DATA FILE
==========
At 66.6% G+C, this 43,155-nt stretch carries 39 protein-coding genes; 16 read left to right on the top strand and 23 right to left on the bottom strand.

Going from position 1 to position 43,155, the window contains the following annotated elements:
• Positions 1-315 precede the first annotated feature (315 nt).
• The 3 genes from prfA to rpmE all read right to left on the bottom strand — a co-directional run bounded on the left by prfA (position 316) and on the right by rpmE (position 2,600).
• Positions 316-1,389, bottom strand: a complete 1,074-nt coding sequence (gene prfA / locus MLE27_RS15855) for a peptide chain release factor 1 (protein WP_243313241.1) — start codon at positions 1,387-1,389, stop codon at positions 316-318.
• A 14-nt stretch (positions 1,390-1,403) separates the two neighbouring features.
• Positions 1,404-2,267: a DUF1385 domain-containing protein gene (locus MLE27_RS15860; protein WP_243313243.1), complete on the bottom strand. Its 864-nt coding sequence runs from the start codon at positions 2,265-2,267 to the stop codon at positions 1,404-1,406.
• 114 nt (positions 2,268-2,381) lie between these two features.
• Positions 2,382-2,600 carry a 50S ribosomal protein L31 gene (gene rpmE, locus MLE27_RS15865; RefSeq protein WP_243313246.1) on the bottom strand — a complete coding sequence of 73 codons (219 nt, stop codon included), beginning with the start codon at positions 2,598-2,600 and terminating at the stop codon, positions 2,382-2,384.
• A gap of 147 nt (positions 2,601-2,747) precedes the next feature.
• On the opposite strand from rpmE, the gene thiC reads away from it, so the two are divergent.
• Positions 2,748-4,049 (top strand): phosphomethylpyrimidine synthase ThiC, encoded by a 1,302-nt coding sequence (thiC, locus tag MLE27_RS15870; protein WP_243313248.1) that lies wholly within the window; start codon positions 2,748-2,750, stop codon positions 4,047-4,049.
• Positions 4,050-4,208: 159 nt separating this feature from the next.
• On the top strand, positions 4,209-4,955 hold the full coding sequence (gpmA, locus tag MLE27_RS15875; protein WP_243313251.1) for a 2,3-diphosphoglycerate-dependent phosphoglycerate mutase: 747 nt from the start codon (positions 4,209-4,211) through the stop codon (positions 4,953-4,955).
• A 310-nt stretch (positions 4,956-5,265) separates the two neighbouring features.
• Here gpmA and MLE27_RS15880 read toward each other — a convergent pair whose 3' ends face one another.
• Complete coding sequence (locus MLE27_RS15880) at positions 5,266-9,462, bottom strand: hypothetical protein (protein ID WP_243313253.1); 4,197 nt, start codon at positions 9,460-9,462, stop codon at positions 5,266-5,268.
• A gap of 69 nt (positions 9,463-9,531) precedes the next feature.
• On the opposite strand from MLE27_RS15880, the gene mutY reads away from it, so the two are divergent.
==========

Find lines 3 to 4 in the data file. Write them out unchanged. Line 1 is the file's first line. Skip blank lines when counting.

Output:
• Positions 1-315 precede the first annotated feature (315 nt).
• The 3 genes from prfA to rpmE all read right to left on the bottom strand — a co-directional run bounded on the left by prfA (position 316) and on the right by rpmE (position 2,600).